The man's main gripe — which has received significant support on his Facebook page — is that Thais would rather put their faith in statues and amulets than take concrete steps to reduce personal risk, such as driving more safely. 

"These kind of beliefs keep Thailand an underdeveloped country," he fumes.

Thailand has the second-highest traffic fatality rate in the world, with 44 deaths per 100,000 population, according to a 2014 study based on World Health Organization figures. 

But while drivers cover their cars with protective trinkets to keep safe, many still speed and drink-drive. Mototaxis are laden with amulets but those at the wheel rarely use helmets, and often overload passengers.

The "FuckGhosts" campaign appears to be having a partial effect, with authorities in January removing hundreds of statues that had built up around the accident black spot — known locally as "Kong Roi Sop", the curve that claims 100 lives.

But the removal could only go ahead once a Buddhist monk had initiated a ceremony making sure any evil spirits would leave the area.

"At the beginning, the workers were quite concerned," admitted Supit Kraimak, head of the local sanitation department. 

"But after the monk chanted, they felt more comfortable about the job."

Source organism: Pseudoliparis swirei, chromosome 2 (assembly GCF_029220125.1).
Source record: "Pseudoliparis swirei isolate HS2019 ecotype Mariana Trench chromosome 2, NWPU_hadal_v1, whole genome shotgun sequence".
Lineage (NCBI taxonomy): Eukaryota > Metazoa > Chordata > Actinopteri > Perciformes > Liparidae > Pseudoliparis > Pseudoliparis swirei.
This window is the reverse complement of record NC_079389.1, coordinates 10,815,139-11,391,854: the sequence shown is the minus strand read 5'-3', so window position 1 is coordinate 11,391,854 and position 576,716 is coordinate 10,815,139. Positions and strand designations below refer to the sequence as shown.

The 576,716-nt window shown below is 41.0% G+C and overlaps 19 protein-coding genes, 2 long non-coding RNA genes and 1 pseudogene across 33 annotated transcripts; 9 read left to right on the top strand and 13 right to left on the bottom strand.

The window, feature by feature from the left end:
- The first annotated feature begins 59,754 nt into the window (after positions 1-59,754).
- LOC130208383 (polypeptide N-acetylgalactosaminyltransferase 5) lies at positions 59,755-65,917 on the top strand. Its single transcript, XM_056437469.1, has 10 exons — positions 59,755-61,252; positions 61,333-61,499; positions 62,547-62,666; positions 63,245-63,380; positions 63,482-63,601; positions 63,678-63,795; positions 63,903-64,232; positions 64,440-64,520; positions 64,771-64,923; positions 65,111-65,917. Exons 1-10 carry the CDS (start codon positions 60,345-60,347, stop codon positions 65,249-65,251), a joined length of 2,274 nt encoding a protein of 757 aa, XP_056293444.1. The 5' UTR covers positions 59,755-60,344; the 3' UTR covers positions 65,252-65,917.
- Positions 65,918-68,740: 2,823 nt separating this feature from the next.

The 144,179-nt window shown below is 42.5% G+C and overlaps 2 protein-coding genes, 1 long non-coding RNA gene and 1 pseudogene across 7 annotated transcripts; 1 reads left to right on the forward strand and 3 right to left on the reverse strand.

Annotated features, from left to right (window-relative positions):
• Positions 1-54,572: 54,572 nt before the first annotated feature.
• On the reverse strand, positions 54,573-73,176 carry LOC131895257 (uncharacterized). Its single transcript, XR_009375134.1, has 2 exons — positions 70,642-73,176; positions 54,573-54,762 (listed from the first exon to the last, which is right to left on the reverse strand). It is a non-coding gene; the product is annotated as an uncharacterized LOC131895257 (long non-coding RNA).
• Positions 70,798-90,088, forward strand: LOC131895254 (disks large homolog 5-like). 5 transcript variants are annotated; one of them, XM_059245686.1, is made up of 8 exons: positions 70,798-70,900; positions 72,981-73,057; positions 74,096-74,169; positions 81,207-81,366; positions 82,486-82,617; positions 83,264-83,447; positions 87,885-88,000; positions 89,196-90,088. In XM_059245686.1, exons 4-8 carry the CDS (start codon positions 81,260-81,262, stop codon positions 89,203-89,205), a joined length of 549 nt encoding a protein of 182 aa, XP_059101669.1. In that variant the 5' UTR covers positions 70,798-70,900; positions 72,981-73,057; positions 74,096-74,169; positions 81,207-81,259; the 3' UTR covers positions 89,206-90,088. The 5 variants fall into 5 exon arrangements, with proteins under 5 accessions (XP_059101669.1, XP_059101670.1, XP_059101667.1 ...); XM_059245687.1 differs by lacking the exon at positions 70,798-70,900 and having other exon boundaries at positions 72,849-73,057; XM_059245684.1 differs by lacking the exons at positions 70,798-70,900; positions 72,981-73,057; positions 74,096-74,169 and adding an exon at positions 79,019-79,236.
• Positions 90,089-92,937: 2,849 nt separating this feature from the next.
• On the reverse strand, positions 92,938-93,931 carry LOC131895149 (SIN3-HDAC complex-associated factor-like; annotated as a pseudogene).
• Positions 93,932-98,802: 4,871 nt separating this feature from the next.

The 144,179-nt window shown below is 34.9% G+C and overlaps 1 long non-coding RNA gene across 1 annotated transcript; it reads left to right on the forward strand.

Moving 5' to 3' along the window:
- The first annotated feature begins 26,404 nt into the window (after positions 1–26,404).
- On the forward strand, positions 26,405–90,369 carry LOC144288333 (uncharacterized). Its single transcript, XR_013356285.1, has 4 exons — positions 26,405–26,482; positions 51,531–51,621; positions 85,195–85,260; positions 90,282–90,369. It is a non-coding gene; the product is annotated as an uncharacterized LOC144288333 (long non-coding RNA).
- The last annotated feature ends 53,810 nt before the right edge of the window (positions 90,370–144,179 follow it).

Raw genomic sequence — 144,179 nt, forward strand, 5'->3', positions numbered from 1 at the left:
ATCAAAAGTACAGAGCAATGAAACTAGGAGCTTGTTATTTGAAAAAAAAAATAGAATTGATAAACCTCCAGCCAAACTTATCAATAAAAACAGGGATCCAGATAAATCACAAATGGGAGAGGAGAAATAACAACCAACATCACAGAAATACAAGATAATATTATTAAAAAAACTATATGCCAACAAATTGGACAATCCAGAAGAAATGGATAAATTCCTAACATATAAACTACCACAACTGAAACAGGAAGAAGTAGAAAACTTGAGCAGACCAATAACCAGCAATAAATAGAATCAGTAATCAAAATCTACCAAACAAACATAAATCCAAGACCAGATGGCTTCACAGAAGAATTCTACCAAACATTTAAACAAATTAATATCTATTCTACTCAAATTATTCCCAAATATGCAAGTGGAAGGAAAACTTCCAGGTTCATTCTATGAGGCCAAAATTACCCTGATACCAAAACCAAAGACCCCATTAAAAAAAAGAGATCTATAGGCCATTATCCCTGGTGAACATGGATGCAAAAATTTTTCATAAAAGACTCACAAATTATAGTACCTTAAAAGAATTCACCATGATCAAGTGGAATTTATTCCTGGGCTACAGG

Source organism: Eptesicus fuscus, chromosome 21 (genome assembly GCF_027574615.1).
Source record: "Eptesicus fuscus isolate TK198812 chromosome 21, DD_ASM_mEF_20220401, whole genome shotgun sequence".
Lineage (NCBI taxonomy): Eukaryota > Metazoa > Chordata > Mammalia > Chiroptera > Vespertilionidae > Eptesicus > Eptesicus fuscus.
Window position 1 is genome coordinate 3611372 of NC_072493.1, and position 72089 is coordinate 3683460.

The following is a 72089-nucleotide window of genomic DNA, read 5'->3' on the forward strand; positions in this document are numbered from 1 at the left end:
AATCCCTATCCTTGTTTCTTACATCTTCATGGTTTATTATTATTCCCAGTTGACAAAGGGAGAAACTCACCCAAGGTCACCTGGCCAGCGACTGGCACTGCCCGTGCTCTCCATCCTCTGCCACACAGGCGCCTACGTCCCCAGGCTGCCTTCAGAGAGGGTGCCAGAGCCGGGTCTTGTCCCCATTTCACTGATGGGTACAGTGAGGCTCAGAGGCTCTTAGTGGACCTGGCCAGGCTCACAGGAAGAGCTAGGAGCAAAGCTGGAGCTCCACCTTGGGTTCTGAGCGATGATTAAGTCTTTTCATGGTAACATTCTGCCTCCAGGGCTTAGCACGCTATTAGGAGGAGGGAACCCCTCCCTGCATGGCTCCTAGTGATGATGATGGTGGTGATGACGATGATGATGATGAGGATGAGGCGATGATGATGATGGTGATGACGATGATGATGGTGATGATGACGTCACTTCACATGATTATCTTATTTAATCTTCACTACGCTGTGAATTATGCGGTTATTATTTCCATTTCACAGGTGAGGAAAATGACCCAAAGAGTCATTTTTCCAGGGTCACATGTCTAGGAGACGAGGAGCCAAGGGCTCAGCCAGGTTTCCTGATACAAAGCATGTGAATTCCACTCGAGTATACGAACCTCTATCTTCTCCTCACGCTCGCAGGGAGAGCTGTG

Lucrative business

For much of Thailand's soothsayers, astrologers and its huge monastic network, belief in the superstitious is also undoubtedly lucrative.

Exorcisms, protective spells and trinkets are all readily available at a price, while books and films about haunting spirits are hugely popular. Businesses often pay monks to make annual visits to chase away evil spirits. 

Thais believe a violent or unexpected death is more likely to result in the creation of an angry ghost when a soul departs.

And few ghosts are more famous than "Nak", a woman who Thais believe lived in Bangkok in the nineteenth century and died during childbirth while her husband was away fighting a war.

There are many versions of the story, but in general they all describe how the husband returned to find his wife seemingly still alive. 

Nak was so devoted to him that she had remained as a ghost, but became a malevolent spirit when her husband discovered the truth and ran away.

"On the eve of a lottery, this temple is open all night," reads the sign on a shrine dedicated to Nak in Bangkok where locals make offerings to the ghost asking for cures, good luck and exemption from military service.

Fortune-tellers ply their trade outside the shrine and devotees also release fish, turtles and frogs into a nearby canal to earn "merit". 

According to the merchants selling the animals, the release of an eel will bring professional success and a frog can reduce sins. 

The head of the temple declined to be questioned. But those visiting were convinced their offerings to Nak would be rewarded.

"I believe in her and I believe in ghosts," said Netnaran Janvanu, a young mother at the temple, before adding matter-of-factly: "My friends believe in ghosts too." AFP